#1239634: 'Nightmare on Cybersecurity Street' Lawsuit Reveals Major InfoSec Fails
A first of its kind lawsuit filed by 12 states just revealed years of cybersecurity failures and ignored warnings.
Here at SecureWorld, we've heard plenty of hacking horror stories, but this one is made to sound so bad you could call it a Nightmare on Cybersecurity Street.
In this case, a hacker exfiltrated the electronic Protected Health Information (“ePHI”) of 3.9 million patients.
And the lawsuit against Medical Informatics Engineering, which ran a digital clipboard service for medical providers, puts the blame on the company's utter lack of security for making it possible. From page 1:
"In fostering a security framework that allowed such an incident to occur (ouch, that hurts)... Defendants failed to take adequate and reasonable measures to ensure their computer systems were protected, failed to take reasonably available steps to prevent the breaches, failed to disclose material facts regarding the inadequacy of their computer systems and security procedures to properly safeguard patients’ personal health information, failed to honor their promises and representations that patients’ personal health information would be protected, and failed to provide timely and adequate notice of the incident, which caused significant harm to consumers across the United States."
That's a whole lot of "failed to" statements leveled against one organization's IT security efforts.
States' lawsuit over data breach details specific IT security failures
The list of specific InfoSec failures runs the gamut from pre-hack to breach notification.
Here are the specific cybersecurity failures which Medical Informatics Engineering (MIE) and its NoMoreClipboard service are accused of:
Defendants failed to implement basic industry-accepted data security measures.
Defendants set up a generic “tester” account which could be accessed by using a shared password called “tester” and a second account called“testing” with a shared password of “testing."
In addition to being easily guessed, these generic accounts did not require a unique user identification and password in order to gain remote access.
Defendants did not have appropriate security safeguards or controls in place to prevent exploitation of vulnerabilities within their system.
The “tester” account did not have privileged access but did allow the attacker to submit a continuous string of queries, known as a SQL injection attack, throughout the database as an authorized user. The queries returned error messages that gave the intruder hints as to why the entry was incorrect, providing valuable insight into the database structure.
The vulnerability to an SQL injection attack was identified as a high risk during a penetration test performed by Digital Defense in 2014. Digital Defense recommended that Defendant “take appropriate measures to implement the use of parameterized queries, or ensure the sanitization of user input." Despite this recommendation, Defendants took no steps to remedy the vulnerability.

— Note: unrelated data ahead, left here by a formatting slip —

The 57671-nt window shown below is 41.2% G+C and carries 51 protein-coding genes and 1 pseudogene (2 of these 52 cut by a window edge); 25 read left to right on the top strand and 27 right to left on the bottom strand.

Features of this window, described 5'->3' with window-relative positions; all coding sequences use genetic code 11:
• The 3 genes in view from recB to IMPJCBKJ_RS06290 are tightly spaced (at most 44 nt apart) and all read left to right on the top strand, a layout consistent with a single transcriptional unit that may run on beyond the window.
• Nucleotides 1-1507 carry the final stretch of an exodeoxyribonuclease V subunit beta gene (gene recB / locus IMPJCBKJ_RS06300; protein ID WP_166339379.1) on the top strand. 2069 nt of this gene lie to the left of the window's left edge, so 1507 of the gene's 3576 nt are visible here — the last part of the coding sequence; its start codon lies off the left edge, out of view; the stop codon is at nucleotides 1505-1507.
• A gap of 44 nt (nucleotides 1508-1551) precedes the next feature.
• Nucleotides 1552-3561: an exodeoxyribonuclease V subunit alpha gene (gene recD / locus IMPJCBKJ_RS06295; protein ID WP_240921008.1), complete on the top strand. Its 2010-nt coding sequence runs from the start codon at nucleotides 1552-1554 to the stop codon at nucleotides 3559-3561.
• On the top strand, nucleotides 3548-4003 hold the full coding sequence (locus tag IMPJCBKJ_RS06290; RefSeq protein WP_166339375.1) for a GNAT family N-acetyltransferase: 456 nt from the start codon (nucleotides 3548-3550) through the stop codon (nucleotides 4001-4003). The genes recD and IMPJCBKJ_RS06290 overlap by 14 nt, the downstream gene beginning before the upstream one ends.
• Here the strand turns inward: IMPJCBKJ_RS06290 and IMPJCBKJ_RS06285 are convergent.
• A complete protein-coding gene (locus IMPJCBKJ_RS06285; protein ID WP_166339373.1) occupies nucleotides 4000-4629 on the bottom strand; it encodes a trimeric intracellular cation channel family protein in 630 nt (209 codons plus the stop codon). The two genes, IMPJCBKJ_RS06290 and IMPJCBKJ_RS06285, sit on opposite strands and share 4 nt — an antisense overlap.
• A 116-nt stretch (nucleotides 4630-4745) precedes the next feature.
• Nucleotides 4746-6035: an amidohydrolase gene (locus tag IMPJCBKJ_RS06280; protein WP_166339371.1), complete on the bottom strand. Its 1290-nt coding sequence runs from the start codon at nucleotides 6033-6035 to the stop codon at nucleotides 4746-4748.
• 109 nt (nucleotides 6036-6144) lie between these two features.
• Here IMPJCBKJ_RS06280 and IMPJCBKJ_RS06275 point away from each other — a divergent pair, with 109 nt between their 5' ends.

The intruder used information gained from the SQL error messages to access the“checkout” account, which had administrative privileges.
The “checkout” account was used to access and exfiltrate more than 1.1 million patient records from Defendants’ databases.
The SQL error exploit was also used to obtain a second privileged account... [which was] used to access and exfiltrate more than 565,000 additional records.
The attacker initiated a second method of attack by inserting malware called a “c99” cell on Defendants’ system. This malware caused a massive number of records to be extracted from Defendants’ databases.
The huge document dump slowed down network performance to such an extent that it triggered a network alarm to the system administrator.
Defendant’s post-breach response was inadequate and ineffective. While the c99 attack was being investigated, the attacker continued to extract patient records on May 26 and May 28, using the privileged “checkout” credentials acquired through use of the SQL queries. On those two days, a total of 326,000 patient records were accessed.
Defendants failed to implement and maintain an active security monitoring and alert system to detect and alert on anomalous conditions such as data exfiltration, abnormal administrator activities, and remote system access by unfamiliar or foreign IP addresses. [Note: Two of the IP address involved in the attack were foreign.]
Defendants failed to encrypt the sensitive personal information and ePHI within MIE’s computer systems.
The incident response plan provided by Defendants was incomplete. There are several questions posed in the document that indicate it is still in a coordination or draft stage.
There is no documented evidence or checklist to indicate that Defendants followed their own incident response plan.
Finally, there is no documentation that Defendants conducted HIPAA Security and Awareness training for 2013, 2014, or 2015, prior to the breach.
Defendants did not conclude mailing notification letters until... six months after the breach discovery date.
Arizona, Arkansas, Florida, Iowa, Indiana, Kansas, Kentucky, Louisiana, Minnesota, Nebraska, North Carolina, and Wisconsin are the states suing the company over its poor security resulting in millions of HIPPA privacy violations. Here is the complete lawsuit against Medical Informatics Engineering.
If these allegations are true, the company may have a hard time proving it has what courts and counsel are looking for: reasonable cybersecurity.
|Date added||Dec. 9, 2018, 8:47 p.m.|